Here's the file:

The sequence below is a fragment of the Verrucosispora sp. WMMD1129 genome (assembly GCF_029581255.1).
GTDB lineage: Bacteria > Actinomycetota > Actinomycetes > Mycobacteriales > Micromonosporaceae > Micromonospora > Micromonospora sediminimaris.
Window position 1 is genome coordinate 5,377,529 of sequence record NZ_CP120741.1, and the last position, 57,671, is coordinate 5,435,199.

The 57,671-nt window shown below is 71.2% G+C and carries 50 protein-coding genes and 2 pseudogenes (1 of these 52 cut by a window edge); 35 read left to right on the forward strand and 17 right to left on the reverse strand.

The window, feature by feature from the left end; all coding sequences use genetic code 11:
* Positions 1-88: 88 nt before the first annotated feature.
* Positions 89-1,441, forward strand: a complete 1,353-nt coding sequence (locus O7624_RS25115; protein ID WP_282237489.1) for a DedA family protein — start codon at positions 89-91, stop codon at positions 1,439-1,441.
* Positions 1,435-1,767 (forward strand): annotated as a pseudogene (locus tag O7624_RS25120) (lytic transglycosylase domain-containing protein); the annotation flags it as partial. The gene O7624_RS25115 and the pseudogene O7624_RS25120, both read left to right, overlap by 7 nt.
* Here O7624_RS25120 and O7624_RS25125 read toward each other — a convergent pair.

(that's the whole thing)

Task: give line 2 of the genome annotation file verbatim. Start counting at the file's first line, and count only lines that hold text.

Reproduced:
GTDB lineage: Bacteria > Actinomycetota > Actinomycetes > Mycobacteriales > Micromonosporaceae > Micromonospora > Micromonospora sediminimaris.